• Bull + Tassel Prince Albert Slipper

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    When Lisa Birnbach divulged to all and sundry in True Prep that collecting is a prep pastime, I doubt she imagined Prince Albert slippers would ever be the object of one's affections. But yet, with upwards of ten pairs, here I am. Guilty pleasure? Absolutely. I blame the countless variations for my teetering on the fringe of excess: velvet, linen, needlepoint, monogrammed, facetiously  embroidered, tasseled...and plaid. Which brings me to my latest addition, a Glenurquhart check slipper by Bull + Tassel*.

    Bull + Tassel was created by David Zimmerman, owner and founder of the southern California private membership club Matador Alcove in Costa Mesa, CA. Looking for a shoe that embodied the interests, character, and style of his members, he fashioned a “club shoe” that could be worn to suit their lifestyle. "I saw a need for a shoe that was not only luxurious but practical," Zimmerman recalls. The driver-esque rubber sole employed makes the slipper ideal for wearing outdoors as well as in. Whether you're looking to indulge your hoarding habit add to your collection or step into a Prince Albert slipper for the first time, I recommend going up a whole size in these...and lose the socks.

    *courtesy of Bull + Tassel

    Mar 11, 2013 | Permalink (11) Total Comments

    JVB left a comment on 5/14/2013 at 11:42 PM:

    How are these sized in comparison to a Del Toro?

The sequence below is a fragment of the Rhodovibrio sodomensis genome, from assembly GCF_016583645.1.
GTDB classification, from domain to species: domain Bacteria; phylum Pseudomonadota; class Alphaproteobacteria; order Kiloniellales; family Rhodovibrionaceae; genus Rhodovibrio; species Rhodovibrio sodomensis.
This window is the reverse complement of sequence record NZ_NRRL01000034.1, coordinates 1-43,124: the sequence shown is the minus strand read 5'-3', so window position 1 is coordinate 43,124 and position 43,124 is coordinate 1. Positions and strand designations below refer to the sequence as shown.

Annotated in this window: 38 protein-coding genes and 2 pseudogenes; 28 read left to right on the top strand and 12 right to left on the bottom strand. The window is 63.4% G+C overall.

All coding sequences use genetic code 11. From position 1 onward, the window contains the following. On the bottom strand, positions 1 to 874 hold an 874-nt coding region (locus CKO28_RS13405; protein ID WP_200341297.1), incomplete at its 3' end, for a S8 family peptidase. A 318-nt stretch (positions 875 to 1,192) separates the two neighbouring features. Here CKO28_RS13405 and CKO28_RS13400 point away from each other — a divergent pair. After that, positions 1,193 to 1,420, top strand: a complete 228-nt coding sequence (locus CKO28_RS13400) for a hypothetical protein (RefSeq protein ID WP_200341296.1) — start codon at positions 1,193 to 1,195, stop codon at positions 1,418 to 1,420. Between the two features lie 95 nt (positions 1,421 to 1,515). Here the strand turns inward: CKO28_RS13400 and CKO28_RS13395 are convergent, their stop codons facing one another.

http://www.pascheroakleys.net left a comment on 3/27/2013 at 8:33 AM:

    L’importance de cette cant vêtements négliger. Par conséquent, il est essentiel que vous en avez un dans votre placard. Nous envoyer des invitations à toute notre famille et amis. Nous invitons nos frères et amis proches pour être demoiselles d’honneur.


    F.E. Castleberry left a comment on 3/22/2013 at 12:51 PM:

    @BMOC—These run $195.


    BMOC left a comment on 3/22/2013 at 10:49 AM:

    Love them. How much did they run you?


    John Paul left a comment on 3/19/2013 at 6:44 PM:

    I know they’re popular on all the best blogs, and they’re the kind of thing I would typically like; I just cannot get past the - what - the femininity (?) of them.


    F.E. Castleberry left a comment on 3/19/2013 at 12:53 PM:

    @Barney—Still working on samples.


    Barney left a comment on 3/19/2013 at 12:52 PM:

    Any shots of the collection upcoming?


    F.E. Castleberry left a comment on 3/19/2013 at 10:39 AM:

    @James—I do not use shoe trees for trainers or sneakers since I wear “invisible” socks with them.


    James left a comment on 3/19/2013 at 10:27 AM:

    Fred,

    Do you also use shoe trees for your cloth and rubber sneakers?


    F.E. Castleberry left a comment on 3/19/2013 at 9:09 AM:

    @James—I’ve found shoe trees serve to do three things: the cedar wood re-establishes your shoes’ original shape—ironing out creases in its leather, absorbs moisture your feet leave behind after 8 hours of pounding the pavement, and keeps the insoles smelling fresh. Save for the former, my slippers still benefit from shoe trees, especially since I don’t wear socks with them most of time.


    James left a comment on 3/19/2013 at 7:54 AM:

    I didn’t think you don’t need shoes trees with casual, rubber soled, cloth slippers.


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